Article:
ROSEVILLE (CBS13) – The city of Roseville is considering taking emergency action to prevent violence at protests.

“We’ve had a couple large gatherings here in the last several months and so we just want to make sure we’re ready for the future,” said Dee Dee Gunther, a Roseville Police Department spokesperson.

On Wednesday, city leaders will consider adopting an urgency ordinance prohibiting protesters from carrying household items which could be used as weapons. So what exactly is being banned? We went to Roseville to get answers. fight in Seattle earlier this summer, and the deadly attack in Charlottesville is prompting Roseville city officials to consider adopting new rules to prevent violent outbursts in their city.

ALSO READ: Violence Concerns Mount In Roseville As Group Against Islamic Law Plans March

A fight in Seattle earlier this summer and the deadly attack in Charlottesville is prompting Roseville city officials to consider adopting new rules to prevent violent outbursts in their city.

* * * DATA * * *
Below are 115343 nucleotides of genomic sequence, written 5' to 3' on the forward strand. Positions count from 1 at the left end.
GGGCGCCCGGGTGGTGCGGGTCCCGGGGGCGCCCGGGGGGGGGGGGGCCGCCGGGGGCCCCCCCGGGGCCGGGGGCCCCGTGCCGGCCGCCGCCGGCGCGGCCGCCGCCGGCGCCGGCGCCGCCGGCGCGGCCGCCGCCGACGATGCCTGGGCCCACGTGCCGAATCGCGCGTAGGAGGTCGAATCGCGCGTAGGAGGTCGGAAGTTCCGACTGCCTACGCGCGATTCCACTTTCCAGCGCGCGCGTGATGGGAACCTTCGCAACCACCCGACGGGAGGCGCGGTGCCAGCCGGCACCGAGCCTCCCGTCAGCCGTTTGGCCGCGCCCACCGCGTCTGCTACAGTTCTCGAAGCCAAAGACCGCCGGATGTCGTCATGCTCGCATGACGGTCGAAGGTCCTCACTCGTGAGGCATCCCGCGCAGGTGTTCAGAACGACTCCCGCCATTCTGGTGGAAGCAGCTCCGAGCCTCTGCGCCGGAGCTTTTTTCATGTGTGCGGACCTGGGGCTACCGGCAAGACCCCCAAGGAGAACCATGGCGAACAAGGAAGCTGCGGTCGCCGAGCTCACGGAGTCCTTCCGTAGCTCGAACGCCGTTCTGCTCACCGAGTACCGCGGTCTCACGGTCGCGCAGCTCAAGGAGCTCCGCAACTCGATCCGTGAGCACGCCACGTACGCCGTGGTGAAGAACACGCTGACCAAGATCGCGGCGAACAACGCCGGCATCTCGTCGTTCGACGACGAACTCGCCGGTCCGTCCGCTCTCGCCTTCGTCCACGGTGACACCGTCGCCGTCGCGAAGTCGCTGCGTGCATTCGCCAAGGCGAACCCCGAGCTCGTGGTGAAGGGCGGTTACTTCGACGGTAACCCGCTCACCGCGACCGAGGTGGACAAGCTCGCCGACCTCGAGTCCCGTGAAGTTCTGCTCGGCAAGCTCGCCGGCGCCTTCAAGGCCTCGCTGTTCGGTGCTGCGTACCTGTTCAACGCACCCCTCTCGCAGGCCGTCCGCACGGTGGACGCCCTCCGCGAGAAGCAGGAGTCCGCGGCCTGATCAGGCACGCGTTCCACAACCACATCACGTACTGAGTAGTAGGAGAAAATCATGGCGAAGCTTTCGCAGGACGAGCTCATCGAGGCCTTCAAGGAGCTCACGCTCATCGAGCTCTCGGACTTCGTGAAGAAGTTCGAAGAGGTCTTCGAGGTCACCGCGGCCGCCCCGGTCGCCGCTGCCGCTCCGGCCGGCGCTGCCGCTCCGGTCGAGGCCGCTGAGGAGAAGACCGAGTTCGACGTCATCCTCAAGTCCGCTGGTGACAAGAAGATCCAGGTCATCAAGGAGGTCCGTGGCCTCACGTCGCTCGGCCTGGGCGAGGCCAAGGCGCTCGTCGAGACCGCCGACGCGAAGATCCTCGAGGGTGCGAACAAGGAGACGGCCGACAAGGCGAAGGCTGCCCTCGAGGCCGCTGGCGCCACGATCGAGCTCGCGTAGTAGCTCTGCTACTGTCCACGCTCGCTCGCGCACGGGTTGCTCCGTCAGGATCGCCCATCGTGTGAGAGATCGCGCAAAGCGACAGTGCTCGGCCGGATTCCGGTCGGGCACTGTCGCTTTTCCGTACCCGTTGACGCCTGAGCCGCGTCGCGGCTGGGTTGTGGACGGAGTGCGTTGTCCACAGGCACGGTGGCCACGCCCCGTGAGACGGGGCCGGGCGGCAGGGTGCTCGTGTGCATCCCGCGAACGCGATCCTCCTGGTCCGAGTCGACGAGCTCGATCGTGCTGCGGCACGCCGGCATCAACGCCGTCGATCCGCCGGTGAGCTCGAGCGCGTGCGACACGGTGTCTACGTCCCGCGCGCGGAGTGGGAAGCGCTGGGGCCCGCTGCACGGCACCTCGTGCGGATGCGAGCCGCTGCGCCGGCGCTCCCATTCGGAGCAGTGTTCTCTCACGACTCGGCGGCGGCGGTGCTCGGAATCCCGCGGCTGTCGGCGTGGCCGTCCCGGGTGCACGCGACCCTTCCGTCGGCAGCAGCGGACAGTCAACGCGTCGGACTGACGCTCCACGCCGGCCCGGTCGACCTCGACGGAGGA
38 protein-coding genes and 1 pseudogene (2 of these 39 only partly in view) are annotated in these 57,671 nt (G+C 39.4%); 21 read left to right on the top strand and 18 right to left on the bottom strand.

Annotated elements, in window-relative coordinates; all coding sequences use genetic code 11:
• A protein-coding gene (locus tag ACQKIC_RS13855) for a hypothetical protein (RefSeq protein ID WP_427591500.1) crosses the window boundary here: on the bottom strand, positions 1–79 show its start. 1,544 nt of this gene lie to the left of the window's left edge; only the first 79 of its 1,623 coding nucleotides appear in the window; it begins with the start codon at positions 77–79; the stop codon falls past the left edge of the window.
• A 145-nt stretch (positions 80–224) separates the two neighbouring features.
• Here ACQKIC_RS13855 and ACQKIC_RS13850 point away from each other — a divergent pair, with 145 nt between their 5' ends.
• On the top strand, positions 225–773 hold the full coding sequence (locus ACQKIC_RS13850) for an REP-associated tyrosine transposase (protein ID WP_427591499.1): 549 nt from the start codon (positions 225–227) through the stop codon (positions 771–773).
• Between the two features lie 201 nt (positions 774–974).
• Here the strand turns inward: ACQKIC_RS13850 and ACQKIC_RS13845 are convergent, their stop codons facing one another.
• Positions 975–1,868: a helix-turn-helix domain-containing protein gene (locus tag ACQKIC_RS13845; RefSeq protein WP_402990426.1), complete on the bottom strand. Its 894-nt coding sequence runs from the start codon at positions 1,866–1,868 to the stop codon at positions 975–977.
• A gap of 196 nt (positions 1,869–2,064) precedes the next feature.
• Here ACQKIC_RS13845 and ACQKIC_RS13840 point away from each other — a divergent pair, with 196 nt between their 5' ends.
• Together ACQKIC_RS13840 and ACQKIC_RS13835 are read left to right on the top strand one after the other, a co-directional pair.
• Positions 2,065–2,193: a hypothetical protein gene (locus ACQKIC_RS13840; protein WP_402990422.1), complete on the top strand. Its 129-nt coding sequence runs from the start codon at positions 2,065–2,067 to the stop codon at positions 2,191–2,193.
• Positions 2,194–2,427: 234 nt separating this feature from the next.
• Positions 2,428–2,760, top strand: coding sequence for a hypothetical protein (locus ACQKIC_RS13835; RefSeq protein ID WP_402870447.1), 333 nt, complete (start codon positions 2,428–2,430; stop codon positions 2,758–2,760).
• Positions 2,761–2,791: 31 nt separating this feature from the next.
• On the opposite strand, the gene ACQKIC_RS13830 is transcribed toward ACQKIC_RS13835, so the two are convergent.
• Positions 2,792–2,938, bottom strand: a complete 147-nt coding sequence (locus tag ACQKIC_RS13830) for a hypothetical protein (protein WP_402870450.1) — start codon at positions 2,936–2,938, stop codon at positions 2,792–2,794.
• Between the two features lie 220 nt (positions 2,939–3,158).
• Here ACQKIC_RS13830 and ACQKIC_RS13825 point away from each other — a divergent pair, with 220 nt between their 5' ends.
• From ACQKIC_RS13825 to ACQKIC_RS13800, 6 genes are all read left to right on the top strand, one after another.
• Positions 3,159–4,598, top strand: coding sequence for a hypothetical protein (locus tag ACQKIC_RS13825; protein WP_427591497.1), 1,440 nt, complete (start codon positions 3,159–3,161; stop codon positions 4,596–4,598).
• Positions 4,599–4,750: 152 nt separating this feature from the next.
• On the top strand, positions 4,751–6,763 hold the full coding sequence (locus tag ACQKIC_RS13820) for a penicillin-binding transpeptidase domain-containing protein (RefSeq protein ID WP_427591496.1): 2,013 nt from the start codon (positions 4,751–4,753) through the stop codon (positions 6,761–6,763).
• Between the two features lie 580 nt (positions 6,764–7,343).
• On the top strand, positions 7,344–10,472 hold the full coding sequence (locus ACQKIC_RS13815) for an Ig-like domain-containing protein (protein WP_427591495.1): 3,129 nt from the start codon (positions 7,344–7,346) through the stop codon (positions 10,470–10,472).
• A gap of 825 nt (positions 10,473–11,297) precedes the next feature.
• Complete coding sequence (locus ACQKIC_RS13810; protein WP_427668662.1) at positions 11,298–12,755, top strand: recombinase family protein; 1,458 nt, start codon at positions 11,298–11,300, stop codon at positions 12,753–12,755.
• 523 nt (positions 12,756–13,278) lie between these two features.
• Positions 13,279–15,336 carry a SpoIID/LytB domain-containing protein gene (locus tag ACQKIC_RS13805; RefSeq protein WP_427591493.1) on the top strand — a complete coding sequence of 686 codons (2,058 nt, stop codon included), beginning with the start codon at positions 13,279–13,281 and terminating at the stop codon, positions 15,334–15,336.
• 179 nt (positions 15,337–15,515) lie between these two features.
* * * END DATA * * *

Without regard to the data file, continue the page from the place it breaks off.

“Protests can happen anytime; they can spring up very quickly,” said Gunther.

Roseville was the site of an anti-sharia protest earlier this summer in which two people were arrested. Police say they need better laws on the books.

“So this is really a common-sense tool that our officers can use to keep things that can be used to hurt other people out of rallies,” said Gunther. Clubs, pipes, metal stakes, and wood or lumber larger than a quarter-inch thick and two inches wide.”

Clubs, pipes, metal stakes, and wood or lumber larger than a quarter-inch thick and two inches wide. That would prohibit tiki torches and even many flagpoles with wooden staffs or metal tips.

“We actually did find some of those items hidden in a previous protest, so we know that it is a concern and possibility,” said.

ALSO READ: Charlottesville Charges 3 More In White Supremacist Protest

Unlike some larger cities, Roseville doesn’t require rally organizers to apply for a permit.

The new rules are based on ones already adopted by other cities, and supporters say they still allow people’s first amendment rights to protest while protecting public safety.

“This gives us a tool so that we can let everybody have their say, let everybody express themselves, but do so peacefully and without a threat of violence,” said Gunther.

Roseville police say another protest had been planned for this month, but organizers say they have now canceled it. If approved, the new rules would take effect immediately.

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